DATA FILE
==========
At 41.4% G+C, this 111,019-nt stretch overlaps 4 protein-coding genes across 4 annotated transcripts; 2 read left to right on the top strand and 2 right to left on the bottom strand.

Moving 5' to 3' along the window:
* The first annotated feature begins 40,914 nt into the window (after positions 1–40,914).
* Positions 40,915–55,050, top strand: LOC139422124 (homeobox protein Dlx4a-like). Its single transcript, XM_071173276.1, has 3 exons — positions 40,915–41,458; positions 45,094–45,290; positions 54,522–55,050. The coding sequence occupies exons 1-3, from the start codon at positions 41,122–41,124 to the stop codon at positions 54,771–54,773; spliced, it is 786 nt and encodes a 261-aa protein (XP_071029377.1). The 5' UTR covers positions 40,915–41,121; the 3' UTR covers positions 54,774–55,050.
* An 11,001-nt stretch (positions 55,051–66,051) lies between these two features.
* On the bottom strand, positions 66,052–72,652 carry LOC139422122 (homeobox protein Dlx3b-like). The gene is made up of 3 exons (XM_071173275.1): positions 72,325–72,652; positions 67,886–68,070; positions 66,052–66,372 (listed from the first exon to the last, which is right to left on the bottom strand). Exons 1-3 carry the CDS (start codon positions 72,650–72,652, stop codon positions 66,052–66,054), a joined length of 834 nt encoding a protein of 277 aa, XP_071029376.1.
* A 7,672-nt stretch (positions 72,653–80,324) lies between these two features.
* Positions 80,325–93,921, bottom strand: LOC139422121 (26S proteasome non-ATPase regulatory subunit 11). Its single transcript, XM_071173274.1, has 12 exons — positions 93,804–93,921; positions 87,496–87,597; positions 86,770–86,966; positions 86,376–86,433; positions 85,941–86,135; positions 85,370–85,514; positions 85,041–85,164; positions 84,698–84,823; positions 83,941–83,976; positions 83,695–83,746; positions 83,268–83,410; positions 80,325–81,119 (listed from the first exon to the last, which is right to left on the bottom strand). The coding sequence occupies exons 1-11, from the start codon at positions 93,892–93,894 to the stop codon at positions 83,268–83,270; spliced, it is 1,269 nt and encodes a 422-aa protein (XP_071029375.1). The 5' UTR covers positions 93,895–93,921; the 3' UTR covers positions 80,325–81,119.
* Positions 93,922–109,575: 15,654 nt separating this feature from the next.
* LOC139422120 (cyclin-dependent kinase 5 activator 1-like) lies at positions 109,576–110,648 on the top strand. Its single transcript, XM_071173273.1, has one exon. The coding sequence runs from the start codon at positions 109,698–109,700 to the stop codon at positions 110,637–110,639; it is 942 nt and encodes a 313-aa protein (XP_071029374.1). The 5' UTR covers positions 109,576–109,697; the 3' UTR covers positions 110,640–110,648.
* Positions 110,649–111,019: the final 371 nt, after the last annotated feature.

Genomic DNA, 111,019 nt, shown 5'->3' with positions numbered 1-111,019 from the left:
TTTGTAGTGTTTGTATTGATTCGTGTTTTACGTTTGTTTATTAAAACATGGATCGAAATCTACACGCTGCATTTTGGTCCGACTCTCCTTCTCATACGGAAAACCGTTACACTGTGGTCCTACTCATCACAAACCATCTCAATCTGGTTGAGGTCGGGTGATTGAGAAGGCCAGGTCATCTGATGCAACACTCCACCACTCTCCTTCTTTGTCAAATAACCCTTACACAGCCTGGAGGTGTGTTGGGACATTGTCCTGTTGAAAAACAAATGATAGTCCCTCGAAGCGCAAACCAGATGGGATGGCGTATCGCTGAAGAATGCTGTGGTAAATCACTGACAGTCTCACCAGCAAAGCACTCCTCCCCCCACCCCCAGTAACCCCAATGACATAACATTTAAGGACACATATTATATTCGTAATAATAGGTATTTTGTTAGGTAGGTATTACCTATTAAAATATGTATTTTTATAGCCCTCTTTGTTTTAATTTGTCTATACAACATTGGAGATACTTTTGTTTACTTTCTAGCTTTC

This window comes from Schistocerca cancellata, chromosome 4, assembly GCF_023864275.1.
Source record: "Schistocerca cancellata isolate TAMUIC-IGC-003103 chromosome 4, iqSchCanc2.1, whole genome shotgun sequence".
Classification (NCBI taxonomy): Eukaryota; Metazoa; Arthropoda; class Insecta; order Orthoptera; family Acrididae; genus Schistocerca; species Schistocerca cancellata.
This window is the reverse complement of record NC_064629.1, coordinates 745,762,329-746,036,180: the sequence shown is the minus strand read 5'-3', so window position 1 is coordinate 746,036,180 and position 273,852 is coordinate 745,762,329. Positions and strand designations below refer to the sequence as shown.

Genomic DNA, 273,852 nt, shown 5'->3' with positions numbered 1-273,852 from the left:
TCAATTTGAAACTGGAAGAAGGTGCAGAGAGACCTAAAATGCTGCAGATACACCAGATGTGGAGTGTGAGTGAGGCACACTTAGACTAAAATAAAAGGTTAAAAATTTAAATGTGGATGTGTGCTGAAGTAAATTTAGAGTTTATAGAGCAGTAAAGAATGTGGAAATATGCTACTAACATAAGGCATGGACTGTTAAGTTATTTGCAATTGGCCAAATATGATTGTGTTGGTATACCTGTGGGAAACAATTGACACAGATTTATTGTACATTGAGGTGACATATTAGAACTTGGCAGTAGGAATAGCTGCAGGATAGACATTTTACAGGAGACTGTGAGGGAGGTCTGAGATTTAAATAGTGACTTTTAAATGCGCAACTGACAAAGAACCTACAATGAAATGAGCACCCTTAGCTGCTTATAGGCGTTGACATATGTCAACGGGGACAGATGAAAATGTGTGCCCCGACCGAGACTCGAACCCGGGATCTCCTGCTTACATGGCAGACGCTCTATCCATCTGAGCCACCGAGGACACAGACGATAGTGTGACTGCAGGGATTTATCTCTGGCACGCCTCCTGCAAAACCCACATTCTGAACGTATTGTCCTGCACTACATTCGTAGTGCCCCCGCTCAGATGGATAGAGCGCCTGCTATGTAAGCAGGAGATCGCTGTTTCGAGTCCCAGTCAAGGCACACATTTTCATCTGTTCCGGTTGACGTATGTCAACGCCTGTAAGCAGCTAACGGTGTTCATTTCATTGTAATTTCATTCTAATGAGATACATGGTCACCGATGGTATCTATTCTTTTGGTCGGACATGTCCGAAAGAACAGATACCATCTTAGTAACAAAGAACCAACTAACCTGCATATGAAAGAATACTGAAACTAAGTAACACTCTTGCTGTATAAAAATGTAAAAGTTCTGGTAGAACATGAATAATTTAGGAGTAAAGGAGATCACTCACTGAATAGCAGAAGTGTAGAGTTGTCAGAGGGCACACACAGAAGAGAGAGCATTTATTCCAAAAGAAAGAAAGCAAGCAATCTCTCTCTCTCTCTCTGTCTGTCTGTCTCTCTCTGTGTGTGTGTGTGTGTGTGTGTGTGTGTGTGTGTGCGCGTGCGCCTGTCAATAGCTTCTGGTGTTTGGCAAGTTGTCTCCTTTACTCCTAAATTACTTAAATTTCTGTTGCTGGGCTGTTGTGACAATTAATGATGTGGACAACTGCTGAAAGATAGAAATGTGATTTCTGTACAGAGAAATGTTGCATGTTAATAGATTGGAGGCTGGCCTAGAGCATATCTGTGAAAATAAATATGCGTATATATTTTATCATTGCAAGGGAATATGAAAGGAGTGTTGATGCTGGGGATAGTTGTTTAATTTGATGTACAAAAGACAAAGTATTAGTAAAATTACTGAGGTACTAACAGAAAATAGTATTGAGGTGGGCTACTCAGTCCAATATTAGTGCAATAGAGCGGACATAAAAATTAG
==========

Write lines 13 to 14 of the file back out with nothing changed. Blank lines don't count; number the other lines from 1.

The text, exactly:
TTTGTAGTGTTTGTATTGATTCGTGTTTTACGTTTGTTTATTAAAACATGGATCGAAATCTACACGCTGCATTTTGGTCCGACTCTCCTTCTCATACGGAAAACCGTTACACTGTGGTCCTACTCATCACAAACCATCTCAATCTGGTTGAGGTCGGGTGATTGAGAAGGCCAGGTCATCTGATGCAACACTCCACCACTCTCCTTCTTTGTCAAATAACCCTTACACAGCCTGGAGGTGTGTTGGGACATTGTCCTGTTGAAAAACAAATGATAGTCCCTCGAAGCGCAAACCAGATGGGATGGCGTATCGCTGAAGAATGCTGTGGTAAATCACTGACAGTCTCACCAGCAAAGCACTCCTCCCCCCACCCCCAGTAACCCCAATGACATAACATTTAAGGACACATATTATATTCGTAATAATAGGTATTTTGTTAGGTAGGTATTACCTATTAAAATATGTATTTTTATAGCCCTCTTTGTTTTAATTTGTCTATACAACATTGGAGATACTTTTGTTTACTTTCTAGCTTTC

This window comes from Schistocerca cancellata, chromosome 4, assembly GCF_023864275.1.